Historically, a strategic acquisition has offered the quickest, most straightforward entrée to the good-enough market. AB Volvo came to that conclusion in 2007 when it invested $80 million to buy a 70% stake in Lingong, a leading construction-equipment maker in northern China. Because Volvo’s complex global production process was highly calibrated to deliver top-end equipment at a premium price, creating a new platform to serve China posed a steep challenge. Lingong, on the other hand, provided ready access to low-cost production, a complementary line-up of popular good-enough products and a strong set of existing customer relationships.

Grundfos might have resorted to buying or partnering with a Chinese rival as well. Like Volvo, it was loath to threaten its own franchise by simply “de-specing” its premium products, and it knew that closing the price gap would require a separate, low-cost operation. But the Danish company also had a key asset that allowed it to craft a hybrid solution—a middle-market Italian pump maker, DAB, it had acquired in the 1990s.

DAB had no market presence in China but had been exporting products to other markets from a plant in Qingdao since 2006. That gave Grundfos a platform it could retrofit to create an entirely new, low-cost brand for China’s residential market called Emerco. By finding key low-cost sources for almost all its inputs and bypassing distributors to ship directly to residential installers and retail customers, Emerco products could be priced 20% to 30% lower than the premium Grundfos brand, but still 10% higher than local offerings. And Grundfos has been careful to avoid cannibalization or market confusion by maintaining a strict separation between the brands. Emerco’s website, for instance, features no links or references to the parent company.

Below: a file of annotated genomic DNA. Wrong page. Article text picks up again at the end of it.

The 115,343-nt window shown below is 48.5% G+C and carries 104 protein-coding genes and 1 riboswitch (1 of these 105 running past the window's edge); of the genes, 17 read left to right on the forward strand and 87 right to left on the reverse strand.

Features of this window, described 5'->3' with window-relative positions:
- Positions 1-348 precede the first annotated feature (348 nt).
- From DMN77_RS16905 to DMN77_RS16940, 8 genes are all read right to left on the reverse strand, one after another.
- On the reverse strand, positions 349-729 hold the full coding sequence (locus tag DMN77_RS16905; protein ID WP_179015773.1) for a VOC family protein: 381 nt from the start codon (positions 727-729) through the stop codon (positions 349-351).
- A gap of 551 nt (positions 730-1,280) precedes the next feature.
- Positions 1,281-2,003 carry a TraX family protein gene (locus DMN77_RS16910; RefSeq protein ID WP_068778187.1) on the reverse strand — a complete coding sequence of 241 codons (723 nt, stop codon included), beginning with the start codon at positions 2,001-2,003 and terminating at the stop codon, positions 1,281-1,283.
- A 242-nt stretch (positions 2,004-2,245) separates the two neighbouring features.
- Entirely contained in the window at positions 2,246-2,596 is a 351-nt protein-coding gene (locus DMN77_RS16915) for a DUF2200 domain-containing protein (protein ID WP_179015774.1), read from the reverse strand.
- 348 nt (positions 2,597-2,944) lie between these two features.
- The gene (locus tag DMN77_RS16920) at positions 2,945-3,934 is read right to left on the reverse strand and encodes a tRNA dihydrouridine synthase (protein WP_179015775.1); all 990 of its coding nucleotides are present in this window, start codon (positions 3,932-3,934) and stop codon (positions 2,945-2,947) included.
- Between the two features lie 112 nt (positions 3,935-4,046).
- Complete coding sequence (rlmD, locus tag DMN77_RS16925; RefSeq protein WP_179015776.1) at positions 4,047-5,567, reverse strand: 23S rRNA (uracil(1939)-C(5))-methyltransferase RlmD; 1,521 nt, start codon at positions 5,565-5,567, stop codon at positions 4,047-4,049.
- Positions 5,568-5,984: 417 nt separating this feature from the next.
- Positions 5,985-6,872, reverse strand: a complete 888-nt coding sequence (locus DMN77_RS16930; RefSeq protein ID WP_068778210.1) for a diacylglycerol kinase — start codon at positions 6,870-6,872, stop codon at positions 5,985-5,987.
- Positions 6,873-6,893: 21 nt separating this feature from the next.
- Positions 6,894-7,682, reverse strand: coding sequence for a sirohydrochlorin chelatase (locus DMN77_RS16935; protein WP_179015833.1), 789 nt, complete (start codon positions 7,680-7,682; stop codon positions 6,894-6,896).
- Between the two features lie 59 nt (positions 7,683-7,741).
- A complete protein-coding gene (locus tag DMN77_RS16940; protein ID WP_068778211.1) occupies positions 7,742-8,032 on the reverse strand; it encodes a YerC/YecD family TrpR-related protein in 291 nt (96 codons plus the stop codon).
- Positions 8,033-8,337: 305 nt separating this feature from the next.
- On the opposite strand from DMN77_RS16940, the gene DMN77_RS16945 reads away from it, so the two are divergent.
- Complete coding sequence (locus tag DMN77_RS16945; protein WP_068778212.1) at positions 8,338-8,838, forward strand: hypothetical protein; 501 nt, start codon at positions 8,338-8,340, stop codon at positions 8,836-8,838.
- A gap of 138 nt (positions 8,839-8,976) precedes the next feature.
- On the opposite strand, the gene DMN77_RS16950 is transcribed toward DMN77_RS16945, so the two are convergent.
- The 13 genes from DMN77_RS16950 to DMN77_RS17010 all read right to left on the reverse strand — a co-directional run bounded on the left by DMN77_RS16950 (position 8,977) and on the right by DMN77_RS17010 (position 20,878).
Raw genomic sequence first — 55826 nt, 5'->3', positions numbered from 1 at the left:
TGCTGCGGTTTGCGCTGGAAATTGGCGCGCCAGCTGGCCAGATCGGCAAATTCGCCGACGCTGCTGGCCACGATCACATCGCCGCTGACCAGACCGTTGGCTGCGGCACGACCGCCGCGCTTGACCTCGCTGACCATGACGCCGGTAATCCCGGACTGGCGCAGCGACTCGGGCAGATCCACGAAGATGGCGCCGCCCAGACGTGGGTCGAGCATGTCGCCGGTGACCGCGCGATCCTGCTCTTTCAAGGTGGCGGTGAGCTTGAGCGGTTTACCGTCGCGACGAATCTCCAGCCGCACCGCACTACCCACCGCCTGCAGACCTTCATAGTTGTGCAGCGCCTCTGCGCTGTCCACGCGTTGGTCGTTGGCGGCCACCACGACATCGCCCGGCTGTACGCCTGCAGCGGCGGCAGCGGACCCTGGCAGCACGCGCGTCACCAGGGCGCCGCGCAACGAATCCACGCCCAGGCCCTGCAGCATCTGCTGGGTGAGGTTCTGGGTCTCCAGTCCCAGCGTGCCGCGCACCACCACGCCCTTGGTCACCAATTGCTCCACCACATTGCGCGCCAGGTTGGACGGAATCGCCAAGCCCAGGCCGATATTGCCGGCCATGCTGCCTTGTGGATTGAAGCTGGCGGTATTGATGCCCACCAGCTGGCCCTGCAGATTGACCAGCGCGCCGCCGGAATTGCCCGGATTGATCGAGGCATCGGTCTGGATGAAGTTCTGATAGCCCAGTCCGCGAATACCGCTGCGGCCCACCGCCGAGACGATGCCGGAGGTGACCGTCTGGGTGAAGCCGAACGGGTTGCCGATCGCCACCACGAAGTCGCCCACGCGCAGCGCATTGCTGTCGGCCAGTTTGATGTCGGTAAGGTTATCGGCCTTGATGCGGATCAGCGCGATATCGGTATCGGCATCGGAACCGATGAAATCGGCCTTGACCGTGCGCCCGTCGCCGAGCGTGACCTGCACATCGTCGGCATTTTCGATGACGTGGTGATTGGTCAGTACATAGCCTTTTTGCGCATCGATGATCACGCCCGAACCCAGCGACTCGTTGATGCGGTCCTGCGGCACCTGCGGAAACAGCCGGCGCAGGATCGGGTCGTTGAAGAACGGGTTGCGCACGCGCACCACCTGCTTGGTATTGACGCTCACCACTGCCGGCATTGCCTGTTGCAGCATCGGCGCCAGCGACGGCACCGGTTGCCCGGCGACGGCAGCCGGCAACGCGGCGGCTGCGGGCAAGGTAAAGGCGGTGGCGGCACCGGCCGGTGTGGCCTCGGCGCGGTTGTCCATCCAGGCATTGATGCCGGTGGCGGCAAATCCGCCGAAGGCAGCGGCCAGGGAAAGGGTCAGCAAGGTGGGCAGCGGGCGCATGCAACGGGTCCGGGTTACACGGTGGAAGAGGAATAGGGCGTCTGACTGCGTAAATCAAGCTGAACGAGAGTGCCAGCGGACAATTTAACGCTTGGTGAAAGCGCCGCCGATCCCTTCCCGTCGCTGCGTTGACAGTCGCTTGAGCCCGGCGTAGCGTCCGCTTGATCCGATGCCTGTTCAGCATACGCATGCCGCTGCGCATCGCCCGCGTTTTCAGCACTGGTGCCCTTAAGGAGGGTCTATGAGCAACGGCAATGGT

What companies like Grundfos and Volvo are finding is that investments in China’s good-enough segment are well worth the risk. A carefully crafted strategy opens access to the vast demand being created by China’s exploding population of middle-class consumers. But they are also recognizing that the implications of the good-enough challenge stretch well beyond China. As global powerhouses like Haier and Lenovo have amply demonstrated, the skills and scale local Chinese companies develop at home eventually make them formidable competitors abroad. Winning on the good-enough battlefield is crucial to succeeding in China. But for many multinationals it may also represent the table stakes for staying competitive globally.

Read the full report: How to win on China's "good enough" battlefield

Raymond Tsang is a partner in Bain & Company’s Shanghai office and a leader in the firm’s Performance Improvement practice. Kevin Chong is a partner in Bain’s Shanghai office and leader of the firm’s Strategy practice in Greater China.